This year’s committee of readers consisted of Douglas Fordham, Morna O’Neil, Eric Stryker, and Matthew Reeve.

A press release (as a Word document) is available here»

HBA Book Award for Exemplary Scholarship on the Period before 1800

Margaret Aston, Broken Idols of the English Reformation (New York: Cambridge University Press, 2015), 1128 pages, ISBN: 978  05217  70187, $200.


Why were so many religious images and objects broken and damaged in the course of the Reformation? Margaret Aston’s magisterial new book charts the conflicting imperatives of destruction and rebuilding throughout the English Reformation from the desecration of images, rails and screens to bells, organs and stained glass windows. She explores the motivations of those who smashed images of the crucifixion in stained glass windows and who pulled down crosses and defaced symbols of the Trinity. She shows that destruction was part of a methodology of religious revolution designed to change people as well as places and to forge in the long term new generations of new believers. Beyond blanked walls and whited windows were beliefs and minds impregnated by new modes of religious learning. Idol-breaking with its emphasis on the treacheries of images fundamentally transformed not only Anglican ways of worship but also of seeing, hearing and remembering.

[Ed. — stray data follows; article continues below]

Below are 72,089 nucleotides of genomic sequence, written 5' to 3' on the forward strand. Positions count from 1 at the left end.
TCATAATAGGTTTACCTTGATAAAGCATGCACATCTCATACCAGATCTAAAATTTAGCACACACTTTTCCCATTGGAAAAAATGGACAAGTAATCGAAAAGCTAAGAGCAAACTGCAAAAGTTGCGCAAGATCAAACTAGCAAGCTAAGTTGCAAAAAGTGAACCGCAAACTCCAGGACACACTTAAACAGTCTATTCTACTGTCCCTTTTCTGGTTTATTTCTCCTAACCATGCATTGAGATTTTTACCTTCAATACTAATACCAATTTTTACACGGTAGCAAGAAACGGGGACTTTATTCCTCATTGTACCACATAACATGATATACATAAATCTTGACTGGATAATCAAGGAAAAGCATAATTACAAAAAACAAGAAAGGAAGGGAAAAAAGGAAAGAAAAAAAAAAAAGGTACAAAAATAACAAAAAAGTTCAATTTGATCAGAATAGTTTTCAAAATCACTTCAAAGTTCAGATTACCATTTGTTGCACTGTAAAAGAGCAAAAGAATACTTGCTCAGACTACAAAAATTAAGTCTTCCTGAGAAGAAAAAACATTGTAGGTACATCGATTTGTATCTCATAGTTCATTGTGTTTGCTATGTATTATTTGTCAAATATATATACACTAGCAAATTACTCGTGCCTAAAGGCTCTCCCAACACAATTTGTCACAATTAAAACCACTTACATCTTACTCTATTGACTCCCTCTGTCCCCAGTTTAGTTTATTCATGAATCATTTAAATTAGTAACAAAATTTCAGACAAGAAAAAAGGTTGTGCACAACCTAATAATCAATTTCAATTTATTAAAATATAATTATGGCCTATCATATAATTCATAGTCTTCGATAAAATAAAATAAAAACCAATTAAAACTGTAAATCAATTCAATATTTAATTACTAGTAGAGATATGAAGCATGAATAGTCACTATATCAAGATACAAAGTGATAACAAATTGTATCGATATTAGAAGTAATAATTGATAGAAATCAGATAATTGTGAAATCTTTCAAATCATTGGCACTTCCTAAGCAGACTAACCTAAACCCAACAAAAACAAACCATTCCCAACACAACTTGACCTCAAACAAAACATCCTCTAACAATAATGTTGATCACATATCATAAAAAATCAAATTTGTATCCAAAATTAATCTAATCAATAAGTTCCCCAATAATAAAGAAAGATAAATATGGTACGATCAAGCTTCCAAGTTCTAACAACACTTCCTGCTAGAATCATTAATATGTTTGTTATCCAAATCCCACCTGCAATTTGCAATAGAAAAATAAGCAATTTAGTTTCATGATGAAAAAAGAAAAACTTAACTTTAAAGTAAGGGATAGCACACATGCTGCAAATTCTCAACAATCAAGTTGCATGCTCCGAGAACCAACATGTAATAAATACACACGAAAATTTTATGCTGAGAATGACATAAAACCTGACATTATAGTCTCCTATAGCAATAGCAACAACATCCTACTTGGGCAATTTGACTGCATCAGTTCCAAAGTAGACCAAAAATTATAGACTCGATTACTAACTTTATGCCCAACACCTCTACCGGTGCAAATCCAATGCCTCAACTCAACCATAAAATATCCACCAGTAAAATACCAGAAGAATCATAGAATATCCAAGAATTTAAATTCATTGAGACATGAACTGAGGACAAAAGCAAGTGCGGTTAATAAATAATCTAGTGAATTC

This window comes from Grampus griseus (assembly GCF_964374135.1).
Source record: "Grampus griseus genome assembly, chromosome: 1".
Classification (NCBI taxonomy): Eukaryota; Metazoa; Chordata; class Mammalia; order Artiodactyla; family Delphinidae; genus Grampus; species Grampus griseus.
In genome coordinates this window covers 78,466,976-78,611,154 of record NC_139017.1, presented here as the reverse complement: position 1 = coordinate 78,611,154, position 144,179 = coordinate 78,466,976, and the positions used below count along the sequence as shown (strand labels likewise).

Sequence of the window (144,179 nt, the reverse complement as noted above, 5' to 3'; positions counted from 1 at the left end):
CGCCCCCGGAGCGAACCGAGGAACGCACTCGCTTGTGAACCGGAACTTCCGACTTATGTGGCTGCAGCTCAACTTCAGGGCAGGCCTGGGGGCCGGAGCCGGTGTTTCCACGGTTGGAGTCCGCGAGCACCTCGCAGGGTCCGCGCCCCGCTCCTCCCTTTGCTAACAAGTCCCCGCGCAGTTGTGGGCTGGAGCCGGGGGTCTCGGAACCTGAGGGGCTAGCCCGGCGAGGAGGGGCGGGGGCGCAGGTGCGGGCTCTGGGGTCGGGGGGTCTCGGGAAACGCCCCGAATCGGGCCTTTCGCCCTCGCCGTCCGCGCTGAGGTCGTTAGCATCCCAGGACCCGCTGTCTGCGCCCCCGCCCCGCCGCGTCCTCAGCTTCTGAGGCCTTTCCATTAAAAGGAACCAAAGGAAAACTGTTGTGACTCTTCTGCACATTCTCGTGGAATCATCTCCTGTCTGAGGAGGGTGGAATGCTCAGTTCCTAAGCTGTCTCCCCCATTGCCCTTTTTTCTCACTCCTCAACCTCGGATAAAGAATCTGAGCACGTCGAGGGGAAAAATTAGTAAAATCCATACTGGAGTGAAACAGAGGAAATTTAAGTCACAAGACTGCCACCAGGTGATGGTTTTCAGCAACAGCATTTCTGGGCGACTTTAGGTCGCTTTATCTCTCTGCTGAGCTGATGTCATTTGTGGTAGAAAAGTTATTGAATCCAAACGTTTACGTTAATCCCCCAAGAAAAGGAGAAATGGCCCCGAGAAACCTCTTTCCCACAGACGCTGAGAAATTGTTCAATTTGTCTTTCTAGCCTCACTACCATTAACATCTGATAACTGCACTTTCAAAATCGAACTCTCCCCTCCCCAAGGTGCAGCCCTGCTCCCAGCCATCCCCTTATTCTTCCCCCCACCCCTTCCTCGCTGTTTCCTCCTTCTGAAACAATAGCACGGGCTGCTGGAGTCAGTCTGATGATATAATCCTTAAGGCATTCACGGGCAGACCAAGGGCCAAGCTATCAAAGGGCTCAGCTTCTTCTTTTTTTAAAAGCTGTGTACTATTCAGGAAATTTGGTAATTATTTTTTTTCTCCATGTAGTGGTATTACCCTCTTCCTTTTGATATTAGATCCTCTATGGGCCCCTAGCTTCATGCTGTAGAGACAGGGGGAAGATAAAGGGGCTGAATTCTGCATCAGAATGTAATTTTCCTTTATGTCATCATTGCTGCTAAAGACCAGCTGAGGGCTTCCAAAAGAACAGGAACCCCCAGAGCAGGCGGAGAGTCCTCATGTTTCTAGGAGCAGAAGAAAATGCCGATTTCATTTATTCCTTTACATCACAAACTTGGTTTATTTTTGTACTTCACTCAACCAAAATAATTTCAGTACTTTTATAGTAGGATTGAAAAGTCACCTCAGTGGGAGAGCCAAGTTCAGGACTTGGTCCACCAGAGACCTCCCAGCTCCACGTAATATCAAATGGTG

HBA Book Award for Exemplary Scholarship on the Period after 1800

Jordan Bear, Disillusioned: Victorian Photography and the Discerning Subject (University Park: Penn State University Press, 2015), 216 pages, ISBN: 978  02710  65014, $75.